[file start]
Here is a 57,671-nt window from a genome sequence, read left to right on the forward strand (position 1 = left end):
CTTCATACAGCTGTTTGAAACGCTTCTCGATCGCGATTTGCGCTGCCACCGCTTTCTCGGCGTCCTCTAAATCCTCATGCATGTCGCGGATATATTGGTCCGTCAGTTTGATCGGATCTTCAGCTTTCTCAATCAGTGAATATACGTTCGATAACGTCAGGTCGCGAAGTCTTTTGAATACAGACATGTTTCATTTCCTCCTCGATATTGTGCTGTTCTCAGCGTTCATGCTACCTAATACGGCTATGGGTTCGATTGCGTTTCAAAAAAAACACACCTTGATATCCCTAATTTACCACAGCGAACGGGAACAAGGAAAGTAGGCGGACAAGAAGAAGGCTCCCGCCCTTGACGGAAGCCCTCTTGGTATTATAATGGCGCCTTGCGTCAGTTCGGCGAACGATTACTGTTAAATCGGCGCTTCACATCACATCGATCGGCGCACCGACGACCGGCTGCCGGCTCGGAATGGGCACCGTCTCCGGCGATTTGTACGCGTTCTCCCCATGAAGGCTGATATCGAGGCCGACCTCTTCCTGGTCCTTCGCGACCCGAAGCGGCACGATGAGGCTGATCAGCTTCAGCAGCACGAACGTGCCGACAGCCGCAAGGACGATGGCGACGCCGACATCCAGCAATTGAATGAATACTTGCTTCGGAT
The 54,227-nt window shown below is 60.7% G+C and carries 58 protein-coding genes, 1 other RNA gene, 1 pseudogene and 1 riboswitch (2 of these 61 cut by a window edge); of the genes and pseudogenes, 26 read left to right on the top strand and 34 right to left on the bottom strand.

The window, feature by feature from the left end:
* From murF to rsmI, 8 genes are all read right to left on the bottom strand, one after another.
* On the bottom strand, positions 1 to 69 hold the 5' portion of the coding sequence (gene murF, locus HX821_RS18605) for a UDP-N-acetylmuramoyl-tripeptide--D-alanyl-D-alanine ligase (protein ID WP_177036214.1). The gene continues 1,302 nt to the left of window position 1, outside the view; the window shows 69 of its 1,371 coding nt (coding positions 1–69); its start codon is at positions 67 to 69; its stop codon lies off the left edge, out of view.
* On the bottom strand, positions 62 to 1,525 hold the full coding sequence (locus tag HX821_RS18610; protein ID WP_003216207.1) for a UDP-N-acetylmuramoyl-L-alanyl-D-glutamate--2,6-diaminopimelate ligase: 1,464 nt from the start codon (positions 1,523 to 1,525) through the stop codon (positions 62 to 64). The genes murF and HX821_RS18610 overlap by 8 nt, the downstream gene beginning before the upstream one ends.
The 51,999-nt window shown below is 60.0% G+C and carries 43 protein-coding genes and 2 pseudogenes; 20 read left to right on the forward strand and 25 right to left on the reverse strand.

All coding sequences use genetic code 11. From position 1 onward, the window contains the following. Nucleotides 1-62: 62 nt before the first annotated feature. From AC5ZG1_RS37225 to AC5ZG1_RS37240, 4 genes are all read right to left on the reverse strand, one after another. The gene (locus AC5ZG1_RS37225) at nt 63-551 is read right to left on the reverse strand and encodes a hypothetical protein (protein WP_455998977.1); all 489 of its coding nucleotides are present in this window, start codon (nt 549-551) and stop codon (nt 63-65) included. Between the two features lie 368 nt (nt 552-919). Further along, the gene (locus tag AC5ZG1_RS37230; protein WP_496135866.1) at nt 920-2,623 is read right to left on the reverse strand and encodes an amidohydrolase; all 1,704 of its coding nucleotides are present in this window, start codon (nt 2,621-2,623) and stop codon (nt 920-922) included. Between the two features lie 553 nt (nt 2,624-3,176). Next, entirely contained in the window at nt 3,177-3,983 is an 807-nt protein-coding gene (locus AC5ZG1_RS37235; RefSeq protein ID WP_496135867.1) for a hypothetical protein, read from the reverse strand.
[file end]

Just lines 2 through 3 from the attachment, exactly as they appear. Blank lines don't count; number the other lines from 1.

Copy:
CTTCATACAGCTGTTTGAAACGCTTCTCGATCGCGATTTGCGCTGCCACCGCTTTCTCGGCGTCCTCTAAATCCTCATGCATGTCGCGGATATATTGGTCCGTCAGTTTGATCGGATCTTCAGCTTTCTCAATCAGTGAATATACGTTCGATAACGTCAGGTCGCGAAGTCTTTTGAATACAGACATGTTTCATTTCCTCCTCGATATTGTGCTGTTCTCAGCGTTCATGCTACCTAATACGGCTATGGGTTCGATTGCGTTTCAAAAAAAACACACCTTGATATCCCTAATTTACCACAGCGAACGGGAACAAGGAAAGTAGGCGGACAAGAAGAAGGCTCCCGCCCTTGACGGAAGCCCTCTTGGTATTATAATGGCGCCTTGCGTCAGTTCGGCGAACGATTACTGTTAAATCGGCGCTTCACATCACATCGATCGGCGCACCGACGACCGGCTGCCGGCTCGGAATGGGCACCGTCTCCGGCGATTTGTACGCGTTCTCCCCATGAAGGCTGATATCGAGGCCGACCTCTTCCTGGTCCTTCGCGACCCGAAGCGGCACGATGAGGCTGATCAGCTTCAGCAGCACGAACGTGCCGACAGCCGCAAGGACGATGGCGACGCCGACATCCAGCAATTGAATGAATACTTGCTTCGGAT
The 54,227-nt window shown below is 60.7% G+C and carries 58 protein-coding genes, 1 other RNA gene, 1 pseudogene and 1 riboswitch (2 of these 61 cut by a window edge); of the genes and pseudogenes, 26 read left to right on the top strand and 34 right to left on the bottom strand.